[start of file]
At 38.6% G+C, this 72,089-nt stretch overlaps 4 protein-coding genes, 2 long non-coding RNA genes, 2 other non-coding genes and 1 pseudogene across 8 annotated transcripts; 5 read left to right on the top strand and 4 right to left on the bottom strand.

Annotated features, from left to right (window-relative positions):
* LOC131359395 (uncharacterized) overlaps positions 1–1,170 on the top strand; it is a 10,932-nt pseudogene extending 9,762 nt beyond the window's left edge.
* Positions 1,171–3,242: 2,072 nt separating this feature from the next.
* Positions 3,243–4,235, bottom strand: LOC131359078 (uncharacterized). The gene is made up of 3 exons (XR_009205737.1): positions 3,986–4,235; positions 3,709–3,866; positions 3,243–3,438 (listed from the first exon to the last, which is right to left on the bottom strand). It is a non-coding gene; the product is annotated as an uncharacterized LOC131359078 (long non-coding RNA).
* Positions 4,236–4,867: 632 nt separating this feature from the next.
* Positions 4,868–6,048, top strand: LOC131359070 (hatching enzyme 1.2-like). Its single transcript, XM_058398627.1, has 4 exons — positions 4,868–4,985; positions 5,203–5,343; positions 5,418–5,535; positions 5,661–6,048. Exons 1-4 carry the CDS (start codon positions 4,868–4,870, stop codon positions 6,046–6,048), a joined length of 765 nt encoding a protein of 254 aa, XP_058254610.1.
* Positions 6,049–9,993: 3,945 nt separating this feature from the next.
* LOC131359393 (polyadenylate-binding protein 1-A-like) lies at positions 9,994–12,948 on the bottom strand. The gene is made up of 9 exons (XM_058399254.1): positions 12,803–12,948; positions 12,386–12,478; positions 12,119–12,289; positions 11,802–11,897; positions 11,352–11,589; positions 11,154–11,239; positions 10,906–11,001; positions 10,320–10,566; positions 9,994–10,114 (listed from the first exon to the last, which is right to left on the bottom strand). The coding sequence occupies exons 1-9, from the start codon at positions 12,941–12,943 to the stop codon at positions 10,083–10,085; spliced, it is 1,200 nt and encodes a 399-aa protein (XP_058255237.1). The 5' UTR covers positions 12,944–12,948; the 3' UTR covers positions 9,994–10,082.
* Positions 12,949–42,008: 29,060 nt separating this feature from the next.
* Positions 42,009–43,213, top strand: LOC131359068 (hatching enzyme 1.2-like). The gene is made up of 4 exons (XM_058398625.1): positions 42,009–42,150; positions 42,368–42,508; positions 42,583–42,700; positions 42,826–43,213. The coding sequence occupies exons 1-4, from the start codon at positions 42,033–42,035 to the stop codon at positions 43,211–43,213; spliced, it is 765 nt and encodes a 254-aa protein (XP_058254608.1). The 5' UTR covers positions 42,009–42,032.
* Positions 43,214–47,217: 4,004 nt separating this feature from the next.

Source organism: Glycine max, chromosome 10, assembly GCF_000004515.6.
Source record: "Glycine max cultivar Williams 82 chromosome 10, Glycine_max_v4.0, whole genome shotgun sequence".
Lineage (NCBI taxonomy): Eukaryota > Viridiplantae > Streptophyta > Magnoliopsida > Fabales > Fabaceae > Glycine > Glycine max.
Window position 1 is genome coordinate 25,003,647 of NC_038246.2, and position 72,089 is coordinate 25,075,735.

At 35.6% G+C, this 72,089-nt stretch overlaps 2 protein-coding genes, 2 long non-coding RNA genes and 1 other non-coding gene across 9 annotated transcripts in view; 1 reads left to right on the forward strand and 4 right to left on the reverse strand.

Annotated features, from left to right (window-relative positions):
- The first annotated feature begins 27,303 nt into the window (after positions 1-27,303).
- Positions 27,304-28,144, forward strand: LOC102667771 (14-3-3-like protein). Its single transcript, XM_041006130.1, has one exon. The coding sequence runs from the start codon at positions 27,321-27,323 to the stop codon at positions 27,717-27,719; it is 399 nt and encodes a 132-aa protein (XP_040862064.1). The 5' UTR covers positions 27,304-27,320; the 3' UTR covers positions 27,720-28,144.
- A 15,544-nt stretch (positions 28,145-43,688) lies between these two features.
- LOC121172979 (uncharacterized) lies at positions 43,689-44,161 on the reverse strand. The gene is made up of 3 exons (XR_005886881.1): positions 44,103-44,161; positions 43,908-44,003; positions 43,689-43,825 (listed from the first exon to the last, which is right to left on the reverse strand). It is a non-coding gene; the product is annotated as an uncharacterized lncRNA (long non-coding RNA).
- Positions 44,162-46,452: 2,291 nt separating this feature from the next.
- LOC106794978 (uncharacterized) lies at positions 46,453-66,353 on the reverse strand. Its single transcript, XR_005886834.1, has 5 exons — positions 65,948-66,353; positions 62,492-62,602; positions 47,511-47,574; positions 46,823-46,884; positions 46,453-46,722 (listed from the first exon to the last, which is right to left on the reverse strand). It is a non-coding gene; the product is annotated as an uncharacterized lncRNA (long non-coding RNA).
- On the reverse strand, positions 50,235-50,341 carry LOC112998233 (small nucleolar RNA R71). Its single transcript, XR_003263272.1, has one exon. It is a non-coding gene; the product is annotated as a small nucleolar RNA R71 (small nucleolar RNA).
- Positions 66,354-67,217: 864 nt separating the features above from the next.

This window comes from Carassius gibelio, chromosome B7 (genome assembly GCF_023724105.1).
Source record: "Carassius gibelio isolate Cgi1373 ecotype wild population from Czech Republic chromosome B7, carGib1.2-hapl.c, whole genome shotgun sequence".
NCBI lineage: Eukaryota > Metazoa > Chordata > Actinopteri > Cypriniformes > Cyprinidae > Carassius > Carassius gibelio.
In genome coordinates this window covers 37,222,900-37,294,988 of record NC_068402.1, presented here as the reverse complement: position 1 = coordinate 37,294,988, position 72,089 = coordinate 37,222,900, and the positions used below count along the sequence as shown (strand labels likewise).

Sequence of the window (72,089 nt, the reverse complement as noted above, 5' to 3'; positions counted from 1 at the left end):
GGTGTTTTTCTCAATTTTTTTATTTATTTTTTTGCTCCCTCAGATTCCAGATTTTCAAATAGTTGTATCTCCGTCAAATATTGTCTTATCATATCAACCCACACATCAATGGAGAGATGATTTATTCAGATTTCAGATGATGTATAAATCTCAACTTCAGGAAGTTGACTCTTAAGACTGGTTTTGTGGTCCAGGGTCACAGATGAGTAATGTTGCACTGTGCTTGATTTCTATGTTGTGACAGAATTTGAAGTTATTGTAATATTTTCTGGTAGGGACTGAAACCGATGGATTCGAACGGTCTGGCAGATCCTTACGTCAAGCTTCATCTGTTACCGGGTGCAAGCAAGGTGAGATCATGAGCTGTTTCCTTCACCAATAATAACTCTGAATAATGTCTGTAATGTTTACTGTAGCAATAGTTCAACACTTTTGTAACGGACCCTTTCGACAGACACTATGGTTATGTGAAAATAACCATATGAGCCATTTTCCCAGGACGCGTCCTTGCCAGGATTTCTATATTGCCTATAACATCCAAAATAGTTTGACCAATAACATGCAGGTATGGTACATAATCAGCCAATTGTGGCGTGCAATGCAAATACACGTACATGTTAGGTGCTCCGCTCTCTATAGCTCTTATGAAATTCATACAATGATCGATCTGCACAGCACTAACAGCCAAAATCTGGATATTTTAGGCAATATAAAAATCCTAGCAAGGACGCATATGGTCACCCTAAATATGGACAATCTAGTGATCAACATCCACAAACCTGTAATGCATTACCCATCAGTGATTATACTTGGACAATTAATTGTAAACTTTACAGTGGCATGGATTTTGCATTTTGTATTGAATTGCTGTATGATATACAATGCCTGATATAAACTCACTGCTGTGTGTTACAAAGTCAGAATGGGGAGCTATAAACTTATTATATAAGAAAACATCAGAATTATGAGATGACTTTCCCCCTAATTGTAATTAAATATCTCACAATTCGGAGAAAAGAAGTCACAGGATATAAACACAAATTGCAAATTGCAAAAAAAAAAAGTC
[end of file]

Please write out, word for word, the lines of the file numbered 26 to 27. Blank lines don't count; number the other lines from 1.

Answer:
- Positions 66,354-67,217: 864 nt separating the features above from the next.

This window comes from Carassius gibelio, chromosome B7 (genome assembly GCF_023724105.1).